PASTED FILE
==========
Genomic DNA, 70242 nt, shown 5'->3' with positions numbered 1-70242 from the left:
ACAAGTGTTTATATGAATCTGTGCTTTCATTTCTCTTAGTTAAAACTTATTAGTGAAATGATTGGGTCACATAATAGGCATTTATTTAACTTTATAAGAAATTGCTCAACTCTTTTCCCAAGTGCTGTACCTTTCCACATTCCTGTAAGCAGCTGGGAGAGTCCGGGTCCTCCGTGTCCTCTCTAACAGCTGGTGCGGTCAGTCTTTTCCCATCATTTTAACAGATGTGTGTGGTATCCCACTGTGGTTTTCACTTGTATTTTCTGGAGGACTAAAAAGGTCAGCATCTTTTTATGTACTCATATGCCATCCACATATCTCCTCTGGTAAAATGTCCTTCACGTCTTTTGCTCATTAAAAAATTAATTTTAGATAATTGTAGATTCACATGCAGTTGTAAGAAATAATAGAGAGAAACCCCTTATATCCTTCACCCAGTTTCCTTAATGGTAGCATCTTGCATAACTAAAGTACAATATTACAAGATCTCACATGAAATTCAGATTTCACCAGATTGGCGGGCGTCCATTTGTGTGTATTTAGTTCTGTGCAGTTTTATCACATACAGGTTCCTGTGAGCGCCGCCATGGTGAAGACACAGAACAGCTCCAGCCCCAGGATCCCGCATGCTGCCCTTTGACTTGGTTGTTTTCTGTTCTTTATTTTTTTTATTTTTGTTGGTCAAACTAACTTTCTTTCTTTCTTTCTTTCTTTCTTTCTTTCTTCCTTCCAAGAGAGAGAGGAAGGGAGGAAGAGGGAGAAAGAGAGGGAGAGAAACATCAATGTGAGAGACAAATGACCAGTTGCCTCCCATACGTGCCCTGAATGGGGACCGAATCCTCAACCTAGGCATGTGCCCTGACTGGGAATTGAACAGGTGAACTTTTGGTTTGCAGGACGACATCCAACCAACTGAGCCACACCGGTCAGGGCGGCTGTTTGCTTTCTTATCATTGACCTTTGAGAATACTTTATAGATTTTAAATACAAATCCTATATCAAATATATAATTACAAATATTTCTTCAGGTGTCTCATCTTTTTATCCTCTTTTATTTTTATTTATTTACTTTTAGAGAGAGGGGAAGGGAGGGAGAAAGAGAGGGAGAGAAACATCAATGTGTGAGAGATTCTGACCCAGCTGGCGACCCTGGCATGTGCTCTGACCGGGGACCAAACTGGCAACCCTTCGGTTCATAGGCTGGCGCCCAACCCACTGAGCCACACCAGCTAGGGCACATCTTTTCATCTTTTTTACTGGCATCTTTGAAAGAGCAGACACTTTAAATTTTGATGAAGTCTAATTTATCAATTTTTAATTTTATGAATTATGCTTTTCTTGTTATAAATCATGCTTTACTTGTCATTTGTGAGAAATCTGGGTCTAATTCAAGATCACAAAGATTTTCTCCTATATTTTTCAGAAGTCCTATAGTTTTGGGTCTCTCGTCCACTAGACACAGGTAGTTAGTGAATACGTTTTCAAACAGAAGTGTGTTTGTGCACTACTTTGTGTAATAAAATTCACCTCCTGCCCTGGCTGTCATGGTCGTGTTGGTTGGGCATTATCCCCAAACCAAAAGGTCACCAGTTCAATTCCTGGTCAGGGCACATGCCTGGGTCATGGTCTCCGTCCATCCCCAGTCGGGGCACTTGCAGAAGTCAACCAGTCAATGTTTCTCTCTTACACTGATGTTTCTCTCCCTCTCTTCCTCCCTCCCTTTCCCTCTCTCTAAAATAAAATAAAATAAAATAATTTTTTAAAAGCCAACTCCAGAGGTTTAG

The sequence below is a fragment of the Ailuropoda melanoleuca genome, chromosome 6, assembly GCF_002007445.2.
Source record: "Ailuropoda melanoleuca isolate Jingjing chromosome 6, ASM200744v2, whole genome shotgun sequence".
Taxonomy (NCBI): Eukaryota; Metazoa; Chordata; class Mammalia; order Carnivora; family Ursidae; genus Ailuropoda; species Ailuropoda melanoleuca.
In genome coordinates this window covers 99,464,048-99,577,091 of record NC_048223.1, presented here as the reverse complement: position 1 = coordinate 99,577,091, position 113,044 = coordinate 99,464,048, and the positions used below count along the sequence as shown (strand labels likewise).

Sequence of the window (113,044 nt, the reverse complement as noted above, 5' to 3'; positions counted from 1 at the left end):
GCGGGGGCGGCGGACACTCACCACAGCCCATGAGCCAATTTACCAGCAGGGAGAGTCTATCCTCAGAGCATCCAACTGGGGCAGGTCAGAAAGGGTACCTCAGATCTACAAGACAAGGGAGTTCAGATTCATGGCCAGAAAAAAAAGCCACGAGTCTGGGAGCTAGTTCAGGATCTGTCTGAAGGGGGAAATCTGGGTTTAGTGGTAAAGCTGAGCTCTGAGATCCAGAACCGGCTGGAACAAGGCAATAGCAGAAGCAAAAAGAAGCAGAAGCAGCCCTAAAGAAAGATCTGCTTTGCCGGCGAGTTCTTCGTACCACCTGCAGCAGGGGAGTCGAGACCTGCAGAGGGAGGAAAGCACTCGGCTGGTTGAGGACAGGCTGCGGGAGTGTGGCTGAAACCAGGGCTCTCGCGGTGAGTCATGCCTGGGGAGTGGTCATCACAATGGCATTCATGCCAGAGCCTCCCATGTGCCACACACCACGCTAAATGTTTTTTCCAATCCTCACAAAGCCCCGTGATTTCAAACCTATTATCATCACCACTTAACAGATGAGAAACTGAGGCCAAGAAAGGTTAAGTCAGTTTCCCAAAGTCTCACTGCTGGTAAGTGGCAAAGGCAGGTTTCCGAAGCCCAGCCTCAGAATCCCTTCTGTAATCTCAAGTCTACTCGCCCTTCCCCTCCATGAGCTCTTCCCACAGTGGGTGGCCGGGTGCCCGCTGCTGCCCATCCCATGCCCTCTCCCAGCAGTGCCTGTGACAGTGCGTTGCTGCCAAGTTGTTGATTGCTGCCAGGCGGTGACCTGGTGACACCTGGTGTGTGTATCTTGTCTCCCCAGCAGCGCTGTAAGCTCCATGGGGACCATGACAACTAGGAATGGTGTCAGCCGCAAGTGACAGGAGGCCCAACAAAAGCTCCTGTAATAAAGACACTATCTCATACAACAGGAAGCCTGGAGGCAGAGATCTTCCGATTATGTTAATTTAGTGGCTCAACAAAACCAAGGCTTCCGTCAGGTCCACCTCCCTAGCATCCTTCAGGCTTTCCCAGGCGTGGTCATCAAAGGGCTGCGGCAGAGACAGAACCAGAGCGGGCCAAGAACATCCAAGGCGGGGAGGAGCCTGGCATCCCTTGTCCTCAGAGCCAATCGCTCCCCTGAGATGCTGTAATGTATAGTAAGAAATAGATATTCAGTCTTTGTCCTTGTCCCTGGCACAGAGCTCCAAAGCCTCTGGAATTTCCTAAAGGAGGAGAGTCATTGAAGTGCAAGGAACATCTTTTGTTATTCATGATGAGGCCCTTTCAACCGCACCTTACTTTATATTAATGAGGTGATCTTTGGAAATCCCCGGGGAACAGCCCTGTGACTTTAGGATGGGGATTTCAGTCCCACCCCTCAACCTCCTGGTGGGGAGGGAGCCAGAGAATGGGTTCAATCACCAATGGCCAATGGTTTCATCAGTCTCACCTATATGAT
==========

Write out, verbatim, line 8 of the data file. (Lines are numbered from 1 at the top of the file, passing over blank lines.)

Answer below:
GCGGGGGCGGCGGACACTCACCACAGCCCATGAGCCAATTTACCAGCAGGGAGAGTCTATCCTCAGAGCATCCAACTGGGGCAGGTCAGAAAGGGTACCTCAGATCTACAAGACAAGGGAGTTCAGATTCATGGCCAGAAAAAAAAGCCACGAGTCTGGGAGCTAGTTCAGGATCTGTCTGAAGGGGGAAATCTGGGTTTAGTGGTAAAGCTGAGCTCTGAGATCCAGAACCGGCTGGAACAAGGCAATAGCAGAAGCAAAAAGAAGCAGAAGCAGCCCTAAAGAAAGATCTGCTTTGCCGGCGAGTTCTTCGTACCACCTGCAGCAGGGGAGTCGAGACCTGCAGAGGGAGGAAAGCACTCGGCTGGTTGAGGACAGGCTGCGGGAGTGTGGCTGAAACCAGGGCTCTCGCGGTGAGTCATGCCTGGGGAGTGGTCATCACAATGGCATTCATGCCAGAGCCTCCCATGTGCCACACACCACGCTAAATGTTTTTTCCAATCCTCACAAAGCCCCGTGATTTCAAACCTATTATCATCACCACTTAACAGATGAGAAACTGAGGCCAAGAAAGGTTAAGTCAGTTTCCCAAAGTCTCACTGCTGGTAAGTGGCAAAGGCAGGTTTCCGAAGCCCAGCCTCAGAATCCCTTCTGTAATCTCAAGTCTACTCGCCCTTCCCCTCCATGAGCTCTTCCCACAGTGGGTGGCCGGGTGCCCGCTGCTGCCCATCCCATGCCCTCTCCCAGCAGTGCCTGTGACAGTGCGTTGCTGCCAAGTTGTTGATTGCTGCCAGGCGGTGACCTGGTGACACCTGGTGTGTGTATCTTGTCTCCCCAGCAGCGCTGTAAGCTCCATGGGGACCATGACAACTAGGAATGGTGTCAGCCGCAAGTGACAGGAGGCCCAACAAAAGCTCCTGTAATAAAGACACTATCTCATACAACAGGAAGCCTGGAGGCAGAGATCTTCCGATTATGTTAATTTAGTGGCTCAACAAAACCAAGGCTTCCGTCAGGTCCACCTCCCTAGCATCCTTCAGGCTTTCCCAGGCGTGGTCATCAAAGGGCTGCGGCAGAGACAGAACCAGAGCGGGCCAAGAACATCCAAGGCGGGGAGGAGCCTGGCATCCCTTGTCCTCAGAGCCAATCGCTCCCCTGAGATGCTGTAATGTATAGTAAGAAATAGATATTCAGTCTTTGTCCTTGTCCCTGGCACAGAGCTCCAAAGCCTCTGGAATTTCCTAAAGGAGGAGAGTCATTGAAGTGCAAGGAACATCTTTTGTTATTCATGATGAGGCCCTTTCAACCGCACCTTACTTTATATTAATGAGGTGATCTTTGGAAATCCCCGGGGAACAGCCCTGTGACTTTAGGATGGGGATTTCAGTCCCACCCCTCAACCTCCTGGTGGGGAGGGAGCCAGAGAATGGGTTCAATCACCAATGGCCAATGGTTTCATCAGTCTCACCTATATGAT